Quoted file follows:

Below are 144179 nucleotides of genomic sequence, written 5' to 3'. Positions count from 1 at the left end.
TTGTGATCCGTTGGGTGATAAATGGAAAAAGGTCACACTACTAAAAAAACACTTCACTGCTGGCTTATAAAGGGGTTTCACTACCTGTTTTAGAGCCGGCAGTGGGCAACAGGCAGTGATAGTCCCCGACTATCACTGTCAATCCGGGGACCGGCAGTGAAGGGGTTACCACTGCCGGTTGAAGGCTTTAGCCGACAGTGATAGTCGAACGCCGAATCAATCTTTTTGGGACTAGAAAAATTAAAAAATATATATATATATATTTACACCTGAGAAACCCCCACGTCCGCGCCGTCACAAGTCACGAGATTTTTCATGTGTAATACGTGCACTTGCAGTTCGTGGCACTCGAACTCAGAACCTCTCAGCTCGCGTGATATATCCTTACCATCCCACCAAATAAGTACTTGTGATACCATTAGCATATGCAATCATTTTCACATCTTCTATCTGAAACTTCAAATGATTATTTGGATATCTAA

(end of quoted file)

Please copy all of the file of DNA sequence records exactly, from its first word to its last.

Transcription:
Below are 144179 nucleotides of genomic sequence, written 5' to 3'. Positions count from 1 at the left end.
TTGTGATCCGTTGGGTGATAAATGGAAAAAGGTCACACTACTAAAAAAACACTTCACTGCTGGCTTATAAAGGGGTTTCACTACCTGTTTTAGAGCCGGCAGTGGGCAACAGGCAGTGATAGTCCCCGACTATCACTGTCAATCCGGGGACCGGCAGTGAAGGGGTTACCACTGCCGGTTGAAGGCTTTAGCCGACAGTGATAGTCGAACGCCGAATCAATCTTTTTGGGACTAGAAAAATTAAAAAATATATATATATATATTTACACCTGAGAAACCCCCACGTCCGCGCCGTCACAAGTCACGAGATTTTTCATGTGTAATACGTGCACTTGCAGTTCGTGGCACTCGAACTCAGAACCTCTCAGCTCGCGTGATATATCCTTACCATCCCACCAAATAAGTACTTGTGATACCATTAGCATATGCAATCATTTTCACATCTTCTATCTGAAACTTCAAATGATTATTTGGATATCTAA